The Great River Road
Follow the path of the Mississippi River along the Great River National Scenic Byway which stretches from Minnesota to Louisiana. This 3000 mile stretch goes through 10 different states and has much to see along this historically important stretch of America. As you follow the well-marked trail (white signs with green pilot’s wheel), there are many interpretive centers along the path to help visitors understand the different aspects of river life. In addition to the riverside villages and towns, you’ll also pass through St. Louis, MO, Memphis, TN and end your time in New Orleans, LA. As you travel through the different states you’ll notice the changes in culture, music and food.
Most road-trippers take 10 days to make the most of the Great River Road, but if you’re unable to take that amount of time, the Natchez Trace Parkway gives a good glimpse of Mississippi River life. This National Park serviced parkway is 444 miles long and runs from Nashville, TN to Natchez, MS and follows the historic overland route from the Mississippi and Ohio River valleys to the Gulf. There are lots of opportunities for camping and recreational activities with the National Park Service calling it “a drive through 10,000 years of history.”
Overseas Highway, Florida
If a weekend road trip is more your speed, then the 165 mile Overseas Highway from Miami to Key West is ideal. Taking only 4 hours to drive end to end, there’s so much to see along the way as you cross the 42 bridges connecting 44 islands, it’s easy to extend the trip into a couple of days. There are many cafes and restaurants, shops, beaches, and recreational activities along the highway.
After leaving Miami, the first main center will be Key Largo, located in the Upper Keys. While there are restaurants and shops, you could take a snorkeling or glass-bottom boat tour in John Pennekamp Coral Reef State Park.
Islamorada is considered a sport-fishing hot-spot, but there are galleries, a brewery and the Florida Keys History and Discovery Center which has an app to download a historic walking tour of the area.
Marathon, in the Middle Keys, is home to the Turtle Hospital and Dolphin Research Center, which both offer tours.
You’ll cross the Seven Mile Bridge, the longest in the Keys, as you travel between the Middle and Lower Keys on the way to Key West. There are plenty of lodging, bars and restaurants in Key West and is a perfect place to rest your head before heading back to Miami the next day. Make sure you try a big slice of Key Lime pie when you’re there!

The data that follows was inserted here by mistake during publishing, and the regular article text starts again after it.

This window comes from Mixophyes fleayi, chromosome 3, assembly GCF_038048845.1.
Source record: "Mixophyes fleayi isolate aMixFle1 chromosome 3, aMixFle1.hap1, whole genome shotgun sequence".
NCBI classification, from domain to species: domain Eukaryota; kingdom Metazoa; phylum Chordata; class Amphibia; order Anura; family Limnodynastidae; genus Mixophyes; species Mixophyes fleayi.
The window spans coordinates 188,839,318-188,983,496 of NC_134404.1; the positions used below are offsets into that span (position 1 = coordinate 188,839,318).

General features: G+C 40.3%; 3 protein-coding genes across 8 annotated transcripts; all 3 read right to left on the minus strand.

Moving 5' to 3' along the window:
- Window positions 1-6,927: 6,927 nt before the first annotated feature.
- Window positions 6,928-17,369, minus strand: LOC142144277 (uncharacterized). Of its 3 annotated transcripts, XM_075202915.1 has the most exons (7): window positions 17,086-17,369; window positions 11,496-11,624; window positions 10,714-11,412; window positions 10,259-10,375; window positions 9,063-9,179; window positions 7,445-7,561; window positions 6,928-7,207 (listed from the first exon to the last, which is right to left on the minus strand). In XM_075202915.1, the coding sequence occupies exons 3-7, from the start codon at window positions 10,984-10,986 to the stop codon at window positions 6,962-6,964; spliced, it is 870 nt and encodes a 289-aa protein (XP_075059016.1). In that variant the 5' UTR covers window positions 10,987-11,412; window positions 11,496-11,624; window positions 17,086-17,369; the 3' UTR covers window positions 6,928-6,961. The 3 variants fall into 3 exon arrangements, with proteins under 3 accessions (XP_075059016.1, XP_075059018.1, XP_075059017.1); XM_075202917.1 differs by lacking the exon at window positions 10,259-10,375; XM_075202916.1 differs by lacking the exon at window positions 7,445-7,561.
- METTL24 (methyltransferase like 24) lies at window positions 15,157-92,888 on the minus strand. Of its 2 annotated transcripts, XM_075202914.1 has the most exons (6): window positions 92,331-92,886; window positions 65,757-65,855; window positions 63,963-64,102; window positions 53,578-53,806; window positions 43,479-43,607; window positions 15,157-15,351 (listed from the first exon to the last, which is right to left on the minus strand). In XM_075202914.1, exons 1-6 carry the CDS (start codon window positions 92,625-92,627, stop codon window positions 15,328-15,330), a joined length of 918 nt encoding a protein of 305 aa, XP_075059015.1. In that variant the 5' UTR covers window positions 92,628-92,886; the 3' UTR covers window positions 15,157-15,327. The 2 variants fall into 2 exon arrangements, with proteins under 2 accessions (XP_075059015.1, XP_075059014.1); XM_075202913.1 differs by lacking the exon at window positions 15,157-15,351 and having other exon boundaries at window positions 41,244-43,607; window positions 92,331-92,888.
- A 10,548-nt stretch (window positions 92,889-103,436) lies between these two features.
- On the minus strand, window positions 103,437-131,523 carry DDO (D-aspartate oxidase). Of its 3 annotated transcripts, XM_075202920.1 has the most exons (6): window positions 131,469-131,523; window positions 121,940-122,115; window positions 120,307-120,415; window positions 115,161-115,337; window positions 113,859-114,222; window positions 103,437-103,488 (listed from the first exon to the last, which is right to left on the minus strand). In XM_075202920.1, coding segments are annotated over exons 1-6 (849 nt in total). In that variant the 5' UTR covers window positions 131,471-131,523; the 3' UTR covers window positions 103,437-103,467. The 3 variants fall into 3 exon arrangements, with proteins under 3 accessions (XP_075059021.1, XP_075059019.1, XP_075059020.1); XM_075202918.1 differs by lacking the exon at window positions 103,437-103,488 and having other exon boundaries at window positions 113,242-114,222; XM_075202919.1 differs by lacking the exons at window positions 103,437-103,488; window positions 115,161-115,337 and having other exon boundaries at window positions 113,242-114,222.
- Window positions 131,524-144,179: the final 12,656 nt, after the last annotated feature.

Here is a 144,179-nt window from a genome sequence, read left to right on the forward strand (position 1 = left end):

Perhaps the most iconic U.S. road trip is Route 66 which starts in Chicago and ends in Los Angeles. This over 2400 mile long historic route travels diagonally through the country and through 8 different states, showcasing the diversity of America.
First designated in 1926, Route 66 today still has many of those historic elements when this was the main way to get to the west, even when the Interstate was built right on top of the original two-lane highway. Neon signs and billboards remind of “the good-old days” and kitschy shops, restaurants and motels still dot the road way. This trip back in time has weird road-side attractions and lots of diners where you can get a good American meal.
Two weeks seems to be the minimum it takes to drive the route from end to end, though many people say in order to do it justice 4 weeks is necessary to do all the stops and any detours, like stopping at the Grand Canyon.
If you don’t have the time, a good suggestion would be to travel from Oklahoma to Arizona. Here, you’ll experience the “Old West” of America at the National Cowboy & Western Heritage Museum in Oklahoma City, the landscapes of the Painted Desert in Arizona, and the history of Santa Fe New Mexico.
The United States is a country of cars and roads, so the road-trip possibilities are endless, and this list is only a starting point. These trips are what you make of them, and there’s always something interesting to see and do, regardless of how much time you have. Just make sure your car is in good shape, and if not, car rentals are plentiful and with insurance companies like Bonzah, you’ll be sure to have a great, safe trip.